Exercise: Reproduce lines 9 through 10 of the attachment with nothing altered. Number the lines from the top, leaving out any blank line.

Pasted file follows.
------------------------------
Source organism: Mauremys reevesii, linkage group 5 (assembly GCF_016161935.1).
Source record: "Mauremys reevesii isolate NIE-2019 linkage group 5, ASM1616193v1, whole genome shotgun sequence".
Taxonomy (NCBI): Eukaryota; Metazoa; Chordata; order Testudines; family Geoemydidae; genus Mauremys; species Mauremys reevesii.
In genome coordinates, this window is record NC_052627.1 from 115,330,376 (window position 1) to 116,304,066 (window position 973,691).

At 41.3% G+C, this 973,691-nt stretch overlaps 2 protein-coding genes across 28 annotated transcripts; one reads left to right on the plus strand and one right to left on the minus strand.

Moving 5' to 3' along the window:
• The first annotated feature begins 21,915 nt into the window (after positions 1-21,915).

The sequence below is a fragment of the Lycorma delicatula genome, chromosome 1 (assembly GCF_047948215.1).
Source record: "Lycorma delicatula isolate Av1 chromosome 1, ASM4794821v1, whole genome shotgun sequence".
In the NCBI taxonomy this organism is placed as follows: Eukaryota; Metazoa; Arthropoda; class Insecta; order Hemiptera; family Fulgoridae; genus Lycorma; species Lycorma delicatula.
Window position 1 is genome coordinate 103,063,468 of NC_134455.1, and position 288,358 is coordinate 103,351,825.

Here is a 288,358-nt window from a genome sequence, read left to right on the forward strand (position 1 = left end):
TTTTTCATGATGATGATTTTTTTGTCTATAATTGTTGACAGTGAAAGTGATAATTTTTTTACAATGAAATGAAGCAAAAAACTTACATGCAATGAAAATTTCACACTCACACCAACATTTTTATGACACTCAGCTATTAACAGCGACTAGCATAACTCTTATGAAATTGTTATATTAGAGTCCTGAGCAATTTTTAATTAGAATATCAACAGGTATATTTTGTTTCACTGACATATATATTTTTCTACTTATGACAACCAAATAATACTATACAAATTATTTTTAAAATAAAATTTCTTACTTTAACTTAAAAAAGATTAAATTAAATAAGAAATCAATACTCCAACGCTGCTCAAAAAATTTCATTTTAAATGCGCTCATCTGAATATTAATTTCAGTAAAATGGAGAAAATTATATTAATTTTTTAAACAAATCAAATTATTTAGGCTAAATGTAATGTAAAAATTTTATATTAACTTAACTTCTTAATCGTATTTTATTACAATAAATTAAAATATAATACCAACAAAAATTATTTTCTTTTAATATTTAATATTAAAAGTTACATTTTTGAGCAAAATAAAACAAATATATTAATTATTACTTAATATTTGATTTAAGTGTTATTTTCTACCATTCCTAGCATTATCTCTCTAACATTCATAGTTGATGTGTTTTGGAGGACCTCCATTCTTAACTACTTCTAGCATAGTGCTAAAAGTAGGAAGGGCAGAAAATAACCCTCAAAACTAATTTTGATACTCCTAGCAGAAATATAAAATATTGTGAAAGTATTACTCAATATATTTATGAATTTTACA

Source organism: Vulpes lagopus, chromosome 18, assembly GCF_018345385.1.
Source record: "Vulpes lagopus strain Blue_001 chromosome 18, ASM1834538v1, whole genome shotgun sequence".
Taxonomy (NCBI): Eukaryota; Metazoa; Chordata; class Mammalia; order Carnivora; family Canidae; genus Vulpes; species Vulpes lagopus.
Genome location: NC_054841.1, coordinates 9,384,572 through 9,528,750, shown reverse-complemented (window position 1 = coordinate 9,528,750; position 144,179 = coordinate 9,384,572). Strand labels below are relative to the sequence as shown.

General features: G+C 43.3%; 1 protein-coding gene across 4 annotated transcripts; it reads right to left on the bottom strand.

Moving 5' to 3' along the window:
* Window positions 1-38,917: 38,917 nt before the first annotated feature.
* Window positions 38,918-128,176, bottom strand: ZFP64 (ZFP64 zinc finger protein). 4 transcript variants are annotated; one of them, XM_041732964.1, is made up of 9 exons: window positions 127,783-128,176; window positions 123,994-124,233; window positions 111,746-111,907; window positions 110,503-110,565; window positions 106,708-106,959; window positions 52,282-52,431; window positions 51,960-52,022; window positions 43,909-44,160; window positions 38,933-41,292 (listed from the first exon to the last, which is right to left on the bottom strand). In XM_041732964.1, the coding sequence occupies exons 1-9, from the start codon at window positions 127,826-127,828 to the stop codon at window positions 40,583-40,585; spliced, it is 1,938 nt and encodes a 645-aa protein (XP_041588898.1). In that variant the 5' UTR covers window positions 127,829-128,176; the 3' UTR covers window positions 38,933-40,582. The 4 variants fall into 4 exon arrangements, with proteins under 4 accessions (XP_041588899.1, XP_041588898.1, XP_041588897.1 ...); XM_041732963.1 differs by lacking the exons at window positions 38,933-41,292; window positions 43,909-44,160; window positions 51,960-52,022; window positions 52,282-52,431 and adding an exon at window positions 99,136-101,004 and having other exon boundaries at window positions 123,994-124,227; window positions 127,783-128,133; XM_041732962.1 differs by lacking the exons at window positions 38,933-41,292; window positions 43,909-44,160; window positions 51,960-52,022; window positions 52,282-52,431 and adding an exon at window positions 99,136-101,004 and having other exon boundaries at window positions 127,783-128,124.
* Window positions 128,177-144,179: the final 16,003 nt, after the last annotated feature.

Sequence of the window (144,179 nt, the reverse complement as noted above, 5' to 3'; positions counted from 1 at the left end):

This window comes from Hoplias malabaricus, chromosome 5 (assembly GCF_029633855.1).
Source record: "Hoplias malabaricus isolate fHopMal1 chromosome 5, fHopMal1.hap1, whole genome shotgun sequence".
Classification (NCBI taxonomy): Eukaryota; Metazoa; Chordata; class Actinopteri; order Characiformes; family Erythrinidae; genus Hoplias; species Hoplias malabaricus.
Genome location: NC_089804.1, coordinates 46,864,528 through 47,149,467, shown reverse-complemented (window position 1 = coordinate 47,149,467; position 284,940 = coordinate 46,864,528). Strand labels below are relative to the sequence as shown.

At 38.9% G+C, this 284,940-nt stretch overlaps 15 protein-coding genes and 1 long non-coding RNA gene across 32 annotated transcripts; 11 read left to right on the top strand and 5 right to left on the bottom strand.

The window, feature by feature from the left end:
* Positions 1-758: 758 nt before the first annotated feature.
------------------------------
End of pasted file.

Source record: "Lycorma delicatula isolate Av1 chromosome 1, ASM4794821v1, whole genome shotgun sequence".
In the NCBI taxonomy this organism is placed as follows: Eukaryota; Metazoa; Arthropoda; class Insecta; order Hemiptera; family Fulgoridae; genus Lycorma; species Lycorma delicatula.